Worse Than Covid? Risks to U.K. Economy as Brexit Deadline Nears

With the U.K. economy suffering more from the coronavirus than most advanced nations, the stakes couldn’t be higher as Brexit trade negotiations enter their endgame.

Gross domestic product will likely be smaller than what it would have been had the U.K. stayed in the European Union regardless of the outcome. But reaching an accord would help avoid majortrade disruptions come Jan. 1.

Leaving without a deal, meanwhile, means that Brexit could end up inflicting more lasting damage than the pandemic, according to economists. Both sides say the onus is on the other to make a decisive move before the transition ends in just over a month.

The following charts illustrate what’s at stake for the U.K. economy.

205,557 in U.S.Most new cases today

+8% Change in MSCI World Index of global stocks since Wuhan lockdown, Jan. 23

-0.​8952 Change in U.S. treasury bond yield since Wuhan lockdown, Jan. 23

4% Global GDP Tracker (annualized), Oct.


The pandemic has put Britain on course for its deepest economic slump since the Great Frost of 1709. By the first quarter of 2025, GDP will be 3.1% lower than anticipated in March, according to estimates by the Office for Budget Responsibility released on Wednesday. Thefiscal watchdog deems the loss of output to be permanent.

In a separate analysis, the OBR said transitioning into a free-trade agreement with the EU would shave 4% off GDP in the long run. A no-deal scenario -- meaning a shift toWorld Trade Organization rules -- would mean losing another 1.5%. Dan Hanson of Bloomberg Economics puts the combined cost higher still, at 7% of GDP.

Jobs are also on the line. Unemployment is set to peak at 7.5%, or 2.6 million people, next year under the OBR’s central scenario that a trade deal be reached. A no-deal exit pushes the rate up to 8.3%.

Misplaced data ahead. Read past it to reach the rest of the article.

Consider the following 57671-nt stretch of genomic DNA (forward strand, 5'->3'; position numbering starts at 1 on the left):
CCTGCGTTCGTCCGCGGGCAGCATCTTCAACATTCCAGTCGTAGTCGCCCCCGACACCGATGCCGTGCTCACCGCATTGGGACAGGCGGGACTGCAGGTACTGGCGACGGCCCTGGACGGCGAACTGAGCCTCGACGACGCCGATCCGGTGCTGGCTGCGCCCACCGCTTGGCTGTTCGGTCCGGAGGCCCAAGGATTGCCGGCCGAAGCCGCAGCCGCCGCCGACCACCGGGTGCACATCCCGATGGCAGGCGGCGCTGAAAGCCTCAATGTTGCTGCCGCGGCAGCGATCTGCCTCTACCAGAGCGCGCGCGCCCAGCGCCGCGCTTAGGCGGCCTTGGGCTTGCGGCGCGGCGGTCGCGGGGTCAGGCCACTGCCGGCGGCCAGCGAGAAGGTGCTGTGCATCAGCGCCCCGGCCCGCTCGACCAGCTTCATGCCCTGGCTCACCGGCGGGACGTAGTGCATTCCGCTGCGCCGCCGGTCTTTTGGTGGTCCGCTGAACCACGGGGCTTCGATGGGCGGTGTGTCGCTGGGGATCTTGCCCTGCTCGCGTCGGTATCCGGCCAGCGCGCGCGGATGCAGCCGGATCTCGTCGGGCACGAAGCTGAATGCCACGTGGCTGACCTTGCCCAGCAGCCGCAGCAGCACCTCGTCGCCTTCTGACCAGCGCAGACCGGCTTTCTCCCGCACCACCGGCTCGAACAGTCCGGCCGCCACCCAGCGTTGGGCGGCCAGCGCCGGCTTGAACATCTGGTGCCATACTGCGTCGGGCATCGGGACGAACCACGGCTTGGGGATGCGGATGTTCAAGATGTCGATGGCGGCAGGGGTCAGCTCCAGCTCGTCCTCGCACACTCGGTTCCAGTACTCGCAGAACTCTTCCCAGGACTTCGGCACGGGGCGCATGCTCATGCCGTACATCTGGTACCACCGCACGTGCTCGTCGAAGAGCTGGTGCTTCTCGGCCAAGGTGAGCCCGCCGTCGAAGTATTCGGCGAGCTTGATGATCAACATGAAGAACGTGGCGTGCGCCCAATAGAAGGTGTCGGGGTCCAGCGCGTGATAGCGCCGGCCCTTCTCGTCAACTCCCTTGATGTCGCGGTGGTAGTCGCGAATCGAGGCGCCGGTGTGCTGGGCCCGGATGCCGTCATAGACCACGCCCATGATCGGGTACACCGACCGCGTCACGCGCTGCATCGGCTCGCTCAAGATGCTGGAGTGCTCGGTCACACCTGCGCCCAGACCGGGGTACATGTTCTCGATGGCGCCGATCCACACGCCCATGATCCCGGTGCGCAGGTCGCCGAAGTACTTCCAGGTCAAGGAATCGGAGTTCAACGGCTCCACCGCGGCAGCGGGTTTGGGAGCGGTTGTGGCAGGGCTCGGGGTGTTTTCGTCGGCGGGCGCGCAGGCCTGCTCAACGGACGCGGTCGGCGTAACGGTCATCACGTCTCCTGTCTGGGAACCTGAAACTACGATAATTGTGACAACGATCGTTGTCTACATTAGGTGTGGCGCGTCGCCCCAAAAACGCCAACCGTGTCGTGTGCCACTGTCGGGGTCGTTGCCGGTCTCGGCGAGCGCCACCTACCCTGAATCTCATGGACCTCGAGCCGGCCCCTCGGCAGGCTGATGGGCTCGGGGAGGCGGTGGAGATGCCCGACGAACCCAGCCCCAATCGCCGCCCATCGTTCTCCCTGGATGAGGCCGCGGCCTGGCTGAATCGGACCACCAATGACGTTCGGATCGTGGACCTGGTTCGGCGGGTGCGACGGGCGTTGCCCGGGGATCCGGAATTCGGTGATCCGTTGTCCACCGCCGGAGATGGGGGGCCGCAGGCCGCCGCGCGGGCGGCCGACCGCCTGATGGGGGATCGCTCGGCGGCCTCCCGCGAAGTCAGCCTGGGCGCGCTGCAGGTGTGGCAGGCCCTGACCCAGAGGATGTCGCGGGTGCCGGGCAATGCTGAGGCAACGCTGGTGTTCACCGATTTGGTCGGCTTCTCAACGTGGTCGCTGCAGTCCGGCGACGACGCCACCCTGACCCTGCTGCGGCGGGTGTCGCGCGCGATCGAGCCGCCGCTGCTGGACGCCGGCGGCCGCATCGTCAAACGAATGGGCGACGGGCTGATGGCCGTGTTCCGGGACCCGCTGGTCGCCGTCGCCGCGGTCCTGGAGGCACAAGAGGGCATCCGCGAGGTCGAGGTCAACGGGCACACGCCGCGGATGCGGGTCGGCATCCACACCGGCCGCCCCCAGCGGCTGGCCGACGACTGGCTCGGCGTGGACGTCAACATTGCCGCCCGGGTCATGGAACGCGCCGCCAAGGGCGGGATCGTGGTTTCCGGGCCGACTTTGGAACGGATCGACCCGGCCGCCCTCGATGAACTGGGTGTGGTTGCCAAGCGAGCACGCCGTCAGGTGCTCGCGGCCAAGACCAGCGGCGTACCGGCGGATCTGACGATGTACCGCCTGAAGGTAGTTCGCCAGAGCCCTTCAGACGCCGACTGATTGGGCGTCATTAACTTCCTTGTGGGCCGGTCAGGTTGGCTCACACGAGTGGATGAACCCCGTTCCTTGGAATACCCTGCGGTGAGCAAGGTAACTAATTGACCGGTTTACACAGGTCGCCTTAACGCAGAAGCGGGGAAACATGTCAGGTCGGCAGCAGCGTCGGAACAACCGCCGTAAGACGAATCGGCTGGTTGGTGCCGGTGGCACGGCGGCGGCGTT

Financial services and export-reliant manufacturing sectors such as the car industry, food and textile producers stand to be among the hardest hit if trade talks fail.

There are concerns that the time and money spent dealing with the pandemic has left many firms ill equipped to cope with the potential costs and disruptions ahead. ABank of Englandsurvey of chief financial officers last month found less than 4% of them were fully prepared for the end of the transition period.

Before the pandemic, businesses were already holding back on spending as they awaited greater clarity over Britain’s post-divorce relationship with Europe. Now Covid-19 has added to the difficulties, decimating investment this year and risking their ability to do so in future.

No matter what the outcome of the talks, a period of adjustment is likely to make it hard for companies to know how best to invest for the future, but a move to WTO terms risks keeping spending depressed for longer, hitting already weakened productivity.

The bigger the economic shortfall, the bigger the persistent budget deficit that Chancellor of the Exchequer Rishi Sunak needs to fill.

Even if a trade deal is struck, balancing day-to-day spending and revenue by the middle of the decade will require 27 billion pounds ($36 billion) of tax increases or spending cuts, according to the OBR. That figure could rise to 34 billion pounds if firms are hit by new tariffs and curbs on trade with the EU.

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